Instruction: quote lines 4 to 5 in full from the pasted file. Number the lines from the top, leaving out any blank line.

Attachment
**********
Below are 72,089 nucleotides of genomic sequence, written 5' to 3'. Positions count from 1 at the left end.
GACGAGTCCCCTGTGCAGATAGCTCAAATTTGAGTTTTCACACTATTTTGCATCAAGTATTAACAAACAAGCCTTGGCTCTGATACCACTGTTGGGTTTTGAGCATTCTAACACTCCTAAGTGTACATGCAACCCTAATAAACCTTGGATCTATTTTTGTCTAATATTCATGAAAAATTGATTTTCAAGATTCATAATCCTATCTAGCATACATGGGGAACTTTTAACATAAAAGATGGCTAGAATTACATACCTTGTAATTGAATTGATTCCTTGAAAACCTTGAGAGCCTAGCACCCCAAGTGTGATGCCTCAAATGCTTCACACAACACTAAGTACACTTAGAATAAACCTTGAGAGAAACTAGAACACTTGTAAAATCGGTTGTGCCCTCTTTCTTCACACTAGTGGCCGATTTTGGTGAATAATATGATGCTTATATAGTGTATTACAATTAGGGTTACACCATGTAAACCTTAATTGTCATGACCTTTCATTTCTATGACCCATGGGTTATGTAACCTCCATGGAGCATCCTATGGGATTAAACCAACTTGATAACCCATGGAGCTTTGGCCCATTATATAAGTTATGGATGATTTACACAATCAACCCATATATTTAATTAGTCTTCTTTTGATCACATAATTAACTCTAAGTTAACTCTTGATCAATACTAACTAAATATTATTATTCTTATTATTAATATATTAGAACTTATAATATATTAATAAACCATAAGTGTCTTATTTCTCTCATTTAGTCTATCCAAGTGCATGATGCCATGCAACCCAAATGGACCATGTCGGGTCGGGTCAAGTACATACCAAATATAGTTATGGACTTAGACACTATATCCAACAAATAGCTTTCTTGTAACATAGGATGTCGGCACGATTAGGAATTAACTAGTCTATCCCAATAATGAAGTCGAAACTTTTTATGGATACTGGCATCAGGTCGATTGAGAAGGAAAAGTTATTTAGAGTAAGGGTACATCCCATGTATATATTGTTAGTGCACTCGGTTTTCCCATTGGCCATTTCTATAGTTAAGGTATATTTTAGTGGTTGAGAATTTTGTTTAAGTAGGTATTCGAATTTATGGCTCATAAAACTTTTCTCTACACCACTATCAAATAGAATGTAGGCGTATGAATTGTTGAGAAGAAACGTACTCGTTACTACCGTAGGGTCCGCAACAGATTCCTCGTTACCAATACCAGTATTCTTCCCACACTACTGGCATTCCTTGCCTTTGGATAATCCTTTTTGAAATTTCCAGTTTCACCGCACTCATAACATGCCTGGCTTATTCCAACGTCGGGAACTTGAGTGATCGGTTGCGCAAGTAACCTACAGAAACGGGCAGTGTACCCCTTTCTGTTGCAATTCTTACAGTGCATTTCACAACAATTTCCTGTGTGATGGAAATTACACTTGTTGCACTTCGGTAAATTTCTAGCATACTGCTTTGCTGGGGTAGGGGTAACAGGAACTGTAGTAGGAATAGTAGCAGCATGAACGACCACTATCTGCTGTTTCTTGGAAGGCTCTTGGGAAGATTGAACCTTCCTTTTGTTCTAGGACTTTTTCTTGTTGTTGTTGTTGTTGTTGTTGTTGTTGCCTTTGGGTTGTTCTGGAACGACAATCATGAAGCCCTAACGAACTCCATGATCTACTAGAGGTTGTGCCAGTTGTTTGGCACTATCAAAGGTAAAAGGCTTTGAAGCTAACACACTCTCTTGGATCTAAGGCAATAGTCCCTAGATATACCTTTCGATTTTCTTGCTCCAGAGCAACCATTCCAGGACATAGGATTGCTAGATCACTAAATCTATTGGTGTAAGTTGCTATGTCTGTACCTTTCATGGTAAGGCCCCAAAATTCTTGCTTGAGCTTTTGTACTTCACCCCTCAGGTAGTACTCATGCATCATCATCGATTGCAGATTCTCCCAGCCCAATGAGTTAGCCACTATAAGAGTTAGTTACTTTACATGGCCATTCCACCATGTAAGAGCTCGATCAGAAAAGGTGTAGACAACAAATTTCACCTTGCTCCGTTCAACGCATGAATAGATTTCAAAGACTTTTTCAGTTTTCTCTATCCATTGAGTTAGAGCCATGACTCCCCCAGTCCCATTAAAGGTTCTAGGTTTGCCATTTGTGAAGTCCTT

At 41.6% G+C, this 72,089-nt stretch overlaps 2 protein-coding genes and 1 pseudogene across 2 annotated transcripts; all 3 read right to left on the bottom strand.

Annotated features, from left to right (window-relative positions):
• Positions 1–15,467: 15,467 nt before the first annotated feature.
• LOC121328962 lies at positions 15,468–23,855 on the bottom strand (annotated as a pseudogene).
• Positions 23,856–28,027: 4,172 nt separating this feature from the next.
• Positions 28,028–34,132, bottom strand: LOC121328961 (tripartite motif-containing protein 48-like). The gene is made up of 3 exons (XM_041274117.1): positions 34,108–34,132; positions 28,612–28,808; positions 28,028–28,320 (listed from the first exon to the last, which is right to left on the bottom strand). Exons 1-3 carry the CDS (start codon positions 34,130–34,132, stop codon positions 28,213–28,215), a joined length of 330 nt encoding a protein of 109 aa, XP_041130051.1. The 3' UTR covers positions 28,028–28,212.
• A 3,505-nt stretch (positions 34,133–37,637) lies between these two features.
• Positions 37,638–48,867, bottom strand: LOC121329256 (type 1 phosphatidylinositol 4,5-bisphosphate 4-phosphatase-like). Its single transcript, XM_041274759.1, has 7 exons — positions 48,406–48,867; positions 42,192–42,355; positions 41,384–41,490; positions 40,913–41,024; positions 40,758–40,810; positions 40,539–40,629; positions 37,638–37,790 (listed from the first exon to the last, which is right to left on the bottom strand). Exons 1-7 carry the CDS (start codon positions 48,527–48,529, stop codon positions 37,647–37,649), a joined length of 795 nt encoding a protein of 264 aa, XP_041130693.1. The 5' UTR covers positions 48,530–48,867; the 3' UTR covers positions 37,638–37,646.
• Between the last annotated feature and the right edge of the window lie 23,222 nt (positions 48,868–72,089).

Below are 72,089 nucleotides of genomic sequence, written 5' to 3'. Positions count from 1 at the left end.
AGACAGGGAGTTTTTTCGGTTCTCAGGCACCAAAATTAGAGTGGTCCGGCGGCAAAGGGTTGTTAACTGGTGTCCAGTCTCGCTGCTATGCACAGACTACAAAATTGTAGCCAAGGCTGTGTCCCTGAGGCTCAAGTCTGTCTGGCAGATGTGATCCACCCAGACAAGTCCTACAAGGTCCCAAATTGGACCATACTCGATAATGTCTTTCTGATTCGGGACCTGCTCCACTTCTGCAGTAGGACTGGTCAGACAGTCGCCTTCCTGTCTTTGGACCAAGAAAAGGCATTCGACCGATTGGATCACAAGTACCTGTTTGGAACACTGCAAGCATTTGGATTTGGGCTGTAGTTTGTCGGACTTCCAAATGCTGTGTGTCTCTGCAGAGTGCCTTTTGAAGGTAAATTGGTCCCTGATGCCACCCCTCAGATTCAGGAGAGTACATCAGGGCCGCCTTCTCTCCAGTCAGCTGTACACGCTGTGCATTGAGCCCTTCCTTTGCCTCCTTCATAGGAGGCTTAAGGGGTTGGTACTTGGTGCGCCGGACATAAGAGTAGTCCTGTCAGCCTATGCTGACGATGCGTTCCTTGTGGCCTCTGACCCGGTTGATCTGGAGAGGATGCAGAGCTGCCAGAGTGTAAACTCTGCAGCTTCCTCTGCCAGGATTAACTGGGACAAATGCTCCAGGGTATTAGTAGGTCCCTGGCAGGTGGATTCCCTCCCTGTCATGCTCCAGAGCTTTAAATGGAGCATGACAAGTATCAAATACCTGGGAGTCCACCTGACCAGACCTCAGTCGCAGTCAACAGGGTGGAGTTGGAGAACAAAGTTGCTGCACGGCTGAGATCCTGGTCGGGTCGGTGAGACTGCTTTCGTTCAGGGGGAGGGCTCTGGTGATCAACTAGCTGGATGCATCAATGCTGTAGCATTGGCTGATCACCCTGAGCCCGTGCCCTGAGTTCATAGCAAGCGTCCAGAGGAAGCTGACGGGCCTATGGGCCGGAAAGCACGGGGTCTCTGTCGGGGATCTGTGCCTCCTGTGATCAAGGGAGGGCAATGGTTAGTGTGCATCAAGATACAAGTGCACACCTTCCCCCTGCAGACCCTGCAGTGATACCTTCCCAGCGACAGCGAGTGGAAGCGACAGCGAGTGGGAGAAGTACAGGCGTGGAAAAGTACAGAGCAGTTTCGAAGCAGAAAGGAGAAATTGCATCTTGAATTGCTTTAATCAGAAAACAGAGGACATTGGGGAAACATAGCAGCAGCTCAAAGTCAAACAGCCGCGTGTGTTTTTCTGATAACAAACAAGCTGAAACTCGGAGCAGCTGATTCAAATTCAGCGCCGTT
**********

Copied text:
Annotated features, from left to right (window-relative positions):
• Positions 1–15,467: 15,467 nt before the first annotated feature.